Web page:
And immediately the king sent an executioner, and commanded his head to be brought: and he went and beheaded him in the prison,
And brought his head in a charger, and gave it to the damsel: and the damsel gave it to her mother.
And when his disciples heard of it, they came and took up his corpse, and laid it in a tomb.
And the apostles gathered themselves together unto Jesus, and told him all things, both what they had done, and what they had taught.
6:30-44 Let not ministers do any thing or teach any thing, but what they are willing should be told to their Lord. Christ notices the frights of some, and the toils of others of his disciples, and provides rest for those that are tired, and refuge for those that are terrified. The people sought the spiritual food of Christ's word, and then he took care that they should not want bodily food. If Christ and his disciples put up with mean things, surely we may. And this miracle shows that Christ came into the world, not only to restore, but to preserve and nourish spiritual life; in him there is enough for all that come. None are sent empty away from Christ but those who come to him full of themselves. Though Christ had bread enough at command, he teaches us not to waste any of God's bounties, remembering how many are in want. We may, some time, need the fragments that we now throw away.
And he said unto them, Come ye yourselves apart into a desert place, and rest a while: for there were many coming and going, and they had no leisure so much as to eat.
And they departed into a desert place by ship privately.
And the people saw them departing, and many knew him, and ran afoot thither out of all cities, and outwent them, and came together unto him.
And Jesus, when he came out, saw much people, and was moved with compassion toward them, because they were as sheep not having a shepherd: and he began to teach them many things.
And when the day was now far spent, his disciples came unto him, and said, This is a desert place, and now the time is far passed:
Send them away, that they may go into the country round about, and into the villages, and buy themselves bread: for they have nothing to eat.
He answered and said unto them, Give ye them to eat. And they say unto him, Shall we go and buy two hundred pennyworth of bread, and give them to eat?
He saith unto them, How many loaves have ye? go and see. And when they knew, they say, Five, and two fishes.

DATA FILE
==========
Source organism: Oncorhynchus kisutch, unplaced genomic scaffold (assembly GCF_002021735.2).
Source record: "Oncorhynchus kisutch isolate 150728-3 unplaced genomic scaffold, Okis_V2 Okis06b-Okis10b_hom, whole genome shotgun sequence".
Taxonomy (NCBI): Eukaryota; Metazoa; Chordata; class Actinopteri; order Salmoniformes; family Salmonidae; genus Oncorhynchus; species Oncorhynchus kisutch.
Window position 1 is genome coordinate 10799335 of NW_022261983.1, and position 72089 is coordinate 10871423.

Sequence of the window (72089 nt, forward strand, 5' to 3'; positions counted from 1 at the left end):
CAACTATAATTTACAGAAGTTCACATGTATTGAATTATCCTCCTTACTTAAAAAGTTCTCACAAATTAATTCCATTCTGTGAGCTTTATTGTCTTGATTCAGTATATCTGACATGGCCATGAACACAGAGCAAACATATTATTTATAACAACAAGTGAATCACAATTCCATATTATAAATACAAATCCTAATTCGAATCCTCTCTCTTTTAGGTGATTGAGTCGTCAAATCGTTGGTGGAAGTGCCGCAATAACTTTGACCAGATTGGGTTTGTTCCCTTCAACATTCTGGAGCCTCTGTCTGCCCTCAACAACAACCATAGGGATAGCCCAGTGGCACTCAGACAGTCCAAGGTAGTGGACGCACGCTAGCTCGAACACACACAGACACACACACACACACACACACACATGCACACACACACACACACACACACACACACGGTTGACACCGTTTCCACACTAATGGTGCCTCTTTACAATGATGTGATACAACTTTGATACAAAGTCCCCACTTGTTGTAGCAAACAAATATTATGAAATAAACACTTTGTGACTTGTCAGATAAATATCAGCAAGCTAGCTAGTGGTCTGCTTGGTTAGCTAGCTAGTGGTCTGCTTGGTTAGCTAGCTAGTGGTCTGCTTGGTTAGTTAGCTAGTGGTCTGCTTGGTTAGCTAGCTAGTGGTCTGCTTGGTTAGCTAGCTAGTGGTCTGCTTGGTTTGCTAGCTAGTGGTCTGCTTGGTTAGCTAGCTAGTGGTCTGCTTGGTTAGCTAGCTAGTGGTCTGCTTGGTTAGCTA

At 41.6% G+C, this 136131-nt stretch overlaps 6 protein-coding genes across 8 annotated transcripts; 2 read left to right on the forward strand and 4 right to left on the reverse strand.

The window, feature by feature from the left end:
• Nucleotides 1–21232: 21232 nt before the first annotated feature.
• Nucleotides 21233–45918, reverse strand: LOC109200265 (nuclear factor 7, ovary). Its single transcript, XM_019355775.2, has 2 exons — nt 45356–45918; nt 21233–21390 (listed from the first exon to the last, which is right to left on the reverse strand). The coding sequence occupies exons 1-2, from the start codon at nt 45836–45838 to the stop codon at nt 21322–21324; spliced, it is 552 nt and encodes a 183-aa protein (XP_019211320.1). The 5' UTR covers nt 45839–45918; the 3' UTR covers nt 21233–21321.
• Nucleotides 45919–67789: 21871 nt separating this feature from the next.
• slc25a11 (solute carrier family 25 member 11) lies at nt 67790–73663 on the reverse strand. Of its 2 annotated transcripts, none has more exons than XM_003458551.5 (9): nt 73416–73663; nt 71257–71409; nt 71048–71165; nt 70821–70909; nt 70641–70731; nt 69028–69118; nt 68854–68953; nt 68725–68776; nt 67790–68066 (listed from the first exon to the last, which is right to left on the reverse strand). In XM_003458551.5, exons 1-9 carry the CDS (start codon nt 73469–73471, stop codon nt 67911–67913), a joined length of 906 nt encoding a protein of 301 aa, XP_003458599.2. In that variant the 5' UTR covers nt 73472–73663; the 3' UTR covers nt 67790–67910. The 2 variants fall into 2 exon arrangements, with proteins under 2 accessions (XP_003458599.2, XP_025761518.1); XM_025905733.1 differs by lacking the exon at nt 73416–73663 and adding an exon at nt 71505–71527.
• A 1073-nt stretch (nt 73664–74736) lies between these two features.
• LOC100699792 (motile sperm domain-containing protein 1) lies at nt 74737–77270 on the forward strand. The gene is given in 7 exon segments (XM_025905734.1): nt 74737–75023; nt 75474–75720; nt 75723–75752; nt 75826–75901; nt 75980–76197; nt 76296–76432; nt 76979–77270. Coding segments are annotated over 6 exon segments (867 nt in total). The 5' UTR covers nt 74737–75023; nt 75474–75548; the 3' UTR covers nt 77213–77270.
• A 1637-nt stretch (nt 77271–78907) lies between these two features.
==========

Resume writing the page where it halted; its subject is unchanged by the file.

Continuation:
And he commanded them to make all sit down by companies upon the green grass.
And they sat down in ranks, by hundreds, and by fifties.
And when he had taken the five loaves and the two fishes, he looked up to heaven, and blessed, and brake the loaves, and gave them to his disciples to set before them; and the two fishes divided he among them all.
And they did all eat, and were filled.
And they took up twelve baskets full of the fragments, and of the fishes.
And they that did eat of the loaves were about five thousand men.
And straightway he constrained his disciples to get into the ship, and to go to the other side before unto Bethsaida, while he sent away the people.
6:45-56 The church is often like a ship at sea, tossed with tempests, and not comforted: we may have Christ for us, yet wind and tide against us; but it is a comfort to Christ's disciples in a storm, that their Master is in the heavenly mount, interceding for them. And no difficulties can hinder Christ's appearance for his people, when the set time is come. He silenced their fears, by making himself known to them. Our fears are soon satisfied, if our mistakes are set right, especially our mistakes as to Christ. Let the disciples have their Master with them, and all is well. It is for want of rightly understanding Christ's former works, that we view his present works as if there never were the like before. If Christ's ministers now could cure people's bodily diseases, what multitudes would flock after them! It is sad to think how much more most care about their bodies than about their souls.
And when he had sent them away, he departed into a mountain to pray.
And when even was come, the ship was in the midst of the sea, and he alone on the land.
And he saw them toiling in rowing; for the wind was contrary unto them: and about the fourth watch of the night he cometh unto them, walking upon the sea, and would have passed by them.
But when they saw him walking upon the sea, they supposed it had been a spirit, and cried out:
For they all saw him, and were troubled. And immediately he talked with them, and saith unto them, Be of good cheer: it is I; be not afraid.
And he went up unto them into the ship; and the wind ceased: and they were sore amazed in themselves beyond measure, and wondered.
For they considered not the miracle of the loaves: for their heart was hardened.
And when they had passed over, they came into the land of Gennesaret, and drew to the shore.
And when they were come out of the ship, straightway they knew him,
And ran through that whole region round about, and began to carry about in beds those that were sick, where they heard he was.
And whithersoever he entered, into villages, or cities, or country, they laid the sick in the streets, and besought him that they might touch if it were but the border of his garment: and as many as touched him were made whole.